“Propriety and good sense dictate and demand that Justice Ahsan and Justice Akhtar may also graciously recuse themselves from hearing the captioned petition,” the application had said.
The top court had reserved its verdict on the government’s plea on June 6. During the hearing, CJP Bandial had asked if the government, with all its resources, had ever taken any step to find out who was behind the audio leaks, particularly when such clips were being released through the Twitter handle of a hacker.
“From where and how are these audio leaks coming forward and who is behind all this,” the CJP had wondered.
At this, Attorney General for Pakistan (AGP) Mansoor Usman Awan had argued that to put all such issues at rest, the federal government had intentionally wanted that the three-judge commission undertake this exercise by probing all these aspects.
He had added the government’s plea for reconstitution of the five-member SC bench was not related to “bias” on part of any judge, but due to “conflict of interest”.
A high-powered judicial commission comprising Justice Qazi Faez Isa along with Justice Naeem Akhtar Afghan and Justice Aamer Farooq was tasked on May 20 to probe the audio leaks related to the judiciary. The commission was tasked to complete the inquiry within 30 days.
Among the multiple audio leaks, the commission will also probe into the veracity of the alleged call between former Punjab chief minister Chaudhry Parvez Elahi and a sitting top court judge as well as another call between CM Elahi and a Supreme Court lawyer over the constitution of an apex court bench.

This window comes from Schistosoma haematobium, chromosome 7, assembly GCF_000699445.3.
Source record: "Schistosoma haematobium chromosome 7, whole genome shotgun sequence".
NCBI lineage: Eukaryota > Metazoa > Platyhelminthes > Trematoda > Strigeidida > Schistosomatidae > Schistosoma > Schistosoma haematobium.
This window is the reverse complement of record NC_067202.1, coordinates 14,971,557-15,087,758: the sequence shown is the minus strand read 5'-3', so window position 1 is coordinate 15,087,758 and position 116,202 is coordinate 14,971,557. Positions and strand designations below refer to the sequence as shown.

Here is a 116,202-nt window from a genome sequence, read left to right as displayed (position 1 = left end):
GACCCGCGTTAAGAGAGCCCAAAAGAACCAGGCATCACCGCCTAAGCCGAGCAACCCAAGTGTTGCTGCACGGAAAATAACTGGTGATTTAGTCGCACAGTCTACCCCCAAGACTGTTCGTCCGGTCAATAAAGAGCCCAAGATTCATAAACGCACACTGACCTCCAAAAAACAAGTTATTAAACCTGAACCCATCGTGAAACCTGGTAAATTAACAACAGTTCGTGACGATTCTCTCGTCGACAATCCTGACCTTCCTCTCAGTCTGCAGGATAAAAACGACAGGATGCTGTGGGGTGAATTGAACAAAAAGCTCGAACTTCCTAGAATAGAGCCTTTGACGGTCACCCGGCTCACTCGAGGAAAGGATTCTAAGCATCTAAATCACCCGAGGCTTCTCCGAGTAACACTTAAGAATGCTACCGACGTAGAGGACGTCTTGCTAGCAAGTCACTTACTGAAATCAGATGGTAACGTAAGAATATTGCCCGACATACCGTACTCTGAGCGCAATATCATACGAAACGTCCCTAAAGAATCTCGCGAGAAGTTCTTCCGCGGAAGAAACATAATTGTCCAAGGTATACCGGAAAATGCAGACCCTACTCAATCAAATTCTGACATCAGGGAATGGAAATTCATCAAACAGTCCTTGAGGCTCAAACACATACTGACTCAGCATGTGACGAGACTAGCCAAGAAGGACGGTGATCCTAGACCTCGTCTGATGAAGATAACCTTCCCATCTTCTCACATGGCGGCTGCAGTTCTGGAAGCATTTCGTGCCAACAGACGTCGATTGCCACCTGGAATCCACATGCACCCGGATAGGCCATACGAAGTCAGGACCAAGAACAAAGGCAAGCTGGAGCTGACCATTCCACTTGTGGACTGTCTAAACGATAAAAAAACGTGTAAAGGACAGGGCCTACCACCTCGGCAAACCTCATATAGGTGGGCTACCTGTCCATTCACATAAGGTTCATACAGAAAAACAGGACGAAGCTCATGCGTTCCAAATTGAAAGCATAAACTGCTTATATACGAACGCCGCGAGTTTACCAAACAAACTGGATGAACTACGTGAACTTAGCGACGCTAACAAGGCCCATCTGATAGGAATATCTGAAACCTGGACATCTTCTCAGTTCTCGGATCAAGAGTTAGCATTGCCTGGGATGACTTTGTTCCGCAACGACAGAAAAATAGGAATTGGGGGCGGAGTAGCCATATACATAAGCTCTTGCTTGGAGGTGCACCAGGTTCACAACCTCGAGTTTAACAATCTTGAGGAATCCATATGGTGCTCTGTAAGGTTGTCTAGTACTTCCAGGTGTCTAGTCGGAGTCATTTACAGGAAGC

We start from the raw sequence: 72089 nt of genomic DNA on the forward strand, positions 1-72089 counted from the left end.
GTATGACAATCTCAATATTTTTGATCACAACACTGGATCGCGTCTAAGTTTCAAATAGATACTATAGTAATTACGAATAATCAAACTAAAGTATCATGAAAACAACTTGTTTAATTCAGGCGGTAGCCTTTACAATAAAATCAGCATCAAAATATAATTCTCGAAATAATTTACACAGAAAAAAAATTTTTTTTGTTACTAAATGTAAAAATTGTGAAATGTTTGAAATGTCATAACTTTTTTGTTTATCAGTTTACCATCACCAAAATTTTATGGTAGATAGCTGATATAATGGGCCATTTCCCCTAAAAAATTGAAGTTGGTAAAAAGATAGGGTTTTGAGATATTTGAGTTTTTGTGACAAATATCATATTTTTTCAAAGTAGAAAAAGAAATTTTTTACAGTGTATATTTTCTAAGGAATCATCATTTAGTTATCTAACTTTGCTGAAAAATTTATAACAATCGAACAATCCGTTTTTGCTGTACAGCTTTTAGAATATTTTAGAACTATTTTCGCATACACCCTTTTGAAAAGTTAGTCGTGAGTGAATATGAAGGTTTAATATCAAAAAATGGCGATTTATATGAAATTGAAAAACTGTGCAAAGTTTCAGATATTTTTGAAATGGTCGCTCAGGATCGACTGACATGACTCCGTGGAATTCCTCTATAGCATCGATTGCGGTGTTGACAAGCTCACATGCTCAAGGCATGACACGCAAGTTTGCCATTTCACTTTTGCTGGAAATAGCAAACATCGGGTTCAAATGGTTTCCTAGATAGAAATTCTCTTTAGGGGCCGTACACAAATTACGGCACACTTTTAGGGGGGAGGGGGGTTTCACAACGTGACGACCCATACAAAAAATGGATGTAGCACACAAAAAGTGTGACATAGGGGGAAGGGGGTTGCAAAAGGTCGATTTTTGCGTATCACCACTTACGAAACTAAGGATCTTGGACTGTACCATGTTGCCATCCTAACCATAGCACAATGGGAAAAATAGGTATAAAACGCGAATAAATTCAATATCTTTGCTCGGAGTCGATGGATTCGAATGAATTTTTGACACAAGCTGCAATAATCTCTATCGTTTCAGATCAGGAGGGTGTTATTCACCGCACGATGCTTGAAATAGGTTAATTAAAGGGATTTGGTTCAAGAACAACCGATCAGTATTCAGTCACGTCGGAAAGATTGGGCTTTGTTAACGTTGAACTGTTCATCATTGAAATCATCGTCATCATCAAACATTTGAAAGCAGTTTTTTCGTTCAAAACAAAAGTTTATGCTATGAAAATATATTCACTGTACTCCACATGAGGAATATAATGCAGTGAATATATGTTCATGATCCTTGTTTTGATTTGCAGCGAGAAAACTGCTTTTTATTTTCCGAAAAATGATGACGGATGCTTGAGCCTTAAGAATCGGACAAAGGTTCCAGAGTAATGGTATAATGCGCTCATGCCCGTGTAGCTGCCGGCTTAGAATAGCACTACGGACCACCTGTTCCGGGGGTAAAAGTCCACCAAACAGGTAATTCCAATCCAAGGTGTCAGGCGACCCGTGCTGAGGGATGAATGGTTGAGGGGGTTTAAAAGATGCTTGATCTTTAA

Subsequently, Pakistan Tehreek-e-Insaf (PTI) Chairman Imran Khan questioned the government for the “deliberate omission” of the terms of reference (TORs) and challenged the formation of the three-member judicial commission on audio leaks.
Babar Awan, the PTI chief’s lawyer and party leader, had filed the plea on his behalf requesting the court to declare the notification for constituting the commission null and void.
Similarly, Zubairi had also challenged the audio leaks commission to summon directing him to appear before the panel in connection with the inquiry.
Law Minister Azam Nazeer Tarar earlier said that the government did not consult CJP Bandial before forming the commission.
In light of these petitions, the Supreme Court stayed the proceedings of the commission and suspended the federal government’s notification of the commission’s constitution.
The order was issued by a five-member SC bench headed by Chief Justice Umar Ata Bandial and comprising Justice Ijaz ul Ahsan, Justice Munib Akhtar, Justice Syed Hasan Azhar Rizvi and Justice Shahid Waheed.